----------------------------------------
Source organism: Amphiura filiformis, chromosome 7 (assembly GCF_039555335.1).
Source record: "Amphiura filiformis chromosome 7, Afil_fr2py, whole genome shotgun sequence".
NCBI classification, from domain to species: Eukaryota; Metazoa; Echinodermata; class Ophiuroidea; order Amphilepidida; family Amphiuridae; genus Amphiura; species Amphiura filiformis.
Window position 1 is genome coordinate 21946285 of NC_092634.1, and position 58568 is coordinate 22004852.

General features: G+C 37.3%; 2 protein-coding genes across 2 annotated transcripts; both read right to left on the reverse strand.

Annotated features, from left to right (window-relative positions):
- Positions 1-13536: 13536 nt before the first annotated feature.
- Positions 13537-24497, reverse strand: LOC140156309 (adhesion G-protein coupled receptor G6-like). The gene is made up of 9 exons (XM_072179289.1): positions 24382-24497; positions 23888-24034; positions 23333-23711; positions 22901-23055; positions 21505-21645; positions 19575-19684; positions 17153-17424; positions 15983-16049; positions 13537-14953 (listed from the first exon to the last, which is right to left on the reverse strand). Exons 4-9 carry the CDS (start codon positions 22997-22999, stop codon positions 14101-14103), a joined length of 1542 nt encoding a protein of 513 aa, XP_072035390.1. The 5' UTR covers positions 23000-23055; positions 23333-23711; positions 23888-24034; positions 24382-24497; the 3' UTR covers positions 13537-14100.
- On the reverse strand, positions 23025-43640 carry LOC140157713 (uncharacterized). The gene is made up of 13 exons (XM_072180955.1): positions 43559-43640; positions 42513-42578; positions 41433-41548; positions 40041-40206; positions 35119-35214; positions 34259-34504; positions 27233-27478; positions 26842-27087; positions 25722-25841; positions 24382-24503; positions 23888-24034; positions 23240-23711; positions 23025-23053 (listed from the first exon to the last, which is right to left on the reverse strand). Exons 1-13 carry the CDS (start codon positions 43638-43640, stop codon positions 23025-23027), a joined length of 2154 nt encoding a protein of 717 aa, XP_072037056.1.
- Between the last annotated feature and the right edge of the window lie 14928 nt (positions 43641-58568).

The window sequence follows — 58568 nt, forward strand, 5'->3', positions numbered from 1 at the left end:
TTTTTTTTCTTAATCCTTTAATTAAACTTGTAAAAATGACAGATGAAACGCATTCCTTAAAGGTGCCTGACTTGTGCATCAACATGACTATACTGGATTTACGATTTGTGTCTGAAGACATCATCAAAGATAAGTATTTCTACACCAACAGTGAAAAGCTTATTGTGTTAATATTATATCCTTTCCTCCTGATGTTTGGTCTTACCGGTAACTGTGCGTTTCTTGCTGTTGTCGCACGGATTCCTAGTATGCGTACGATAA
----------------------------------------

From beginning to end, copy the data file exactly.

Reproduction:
Source organism: Amphiura filiformis, chromosome 7 (assembly GCF_039555335.1).
Source record: "Amphiura filiformis chromosome 7, Afil_fr2py, whole genome shotgun sequence".
NCBI classification, from domain to species: Eukaryota; Metazoa; Echinodermata; class Ophiuroidea; order Amphilepidida; family Amphiuridae; genus Amphiura; species Amphiura filiformis.
Window position 1 is genome coordinate 21946285 of NC_092634.1, and position 58568 is coordinate 22004852.

General features: G+C 37.3%; 2 protein-coding genes across 2 annotated transcripts; both read right to left on the reverse strand.

Annotated features, from left to right (window-relative positions):
- Positions 1-13536: 13536 nt before the first annotated feature.
- Positions 13537-24497, reverse strand: LOC140156309 (adhesion G-protein coupled receptor G6-like). The gene is made up of 9 exons (XM_072179289.1): positions 24382-24497; positions 23888-24034; positions 23333-23711; positions 22901-23055; positions 21505-21645; positions 19575-19684; positions 17153-17424; positions 15983-16049; positions 13537-14953 (listed from the first exon to the last, which is right to left on the reverse strand). Exons 4-9 carry the CDS (start codon positions 22997-22999, stop codon positions 14101-14103), a joined length of 1542 nt encoding a protein of 513 aa, XP_072035390.1. The 5' UTR covers positions 23000-23055; positions 23333-23711; positions 23888-24034; positions 24382-24497; the 3' UTR covers positions 13537-14100.
- On the reverse strand, positions 23025-43640 carry LOC140157713 (uncharacterized). The gene is made up of 13 exons (XM_072180955.1): positions 43559-43640; positions 42513-42578; positions 41433-41548; positions 40041-40206; positions 35119-35214; positions 34259-34504; positions 27233-27478; positions 26842-27087; positions 25722-25841; positions 24382-24503; positions 23888-24034; positions 23240-23711; positions 23025-23053 (listed from the first exon to the last, which is right to left on the reverse strand). Exons 1-13 carry the CDS (start codon positions 43638-43640, stop codon positions 23025-23027), a joined length of 2154 nt encoding a protein of 717 aa, XP_072037056.1.
- Between the last annotated feature and the right edge of the window lie 14928 nt (positions 43641-58568).

The window sequence follows — 58568 nt, forward strand, 5'->3', positions numbered from 1 at the left end:
TTTTTTTTCTTAATCCTTTAATTAAACTTGTAAAAATGACAGATGAAACGCATTCCTTAAAGGTGCCTGACTTGTGCATCAACATGACTATACTGGATTTACGATTTGTGTCTGAAGACATCATCAAAGATAAGTATTTCTACACCAACAGTGAAAAGCTTATTGTGTTAATATTATATCCTTTCCTCCTGATGTTTGGTCTTACCGGTAACTGTGCGTTTCTTGCTGTTGTCGCACGGATTCCTAGTATGCGTACGATAA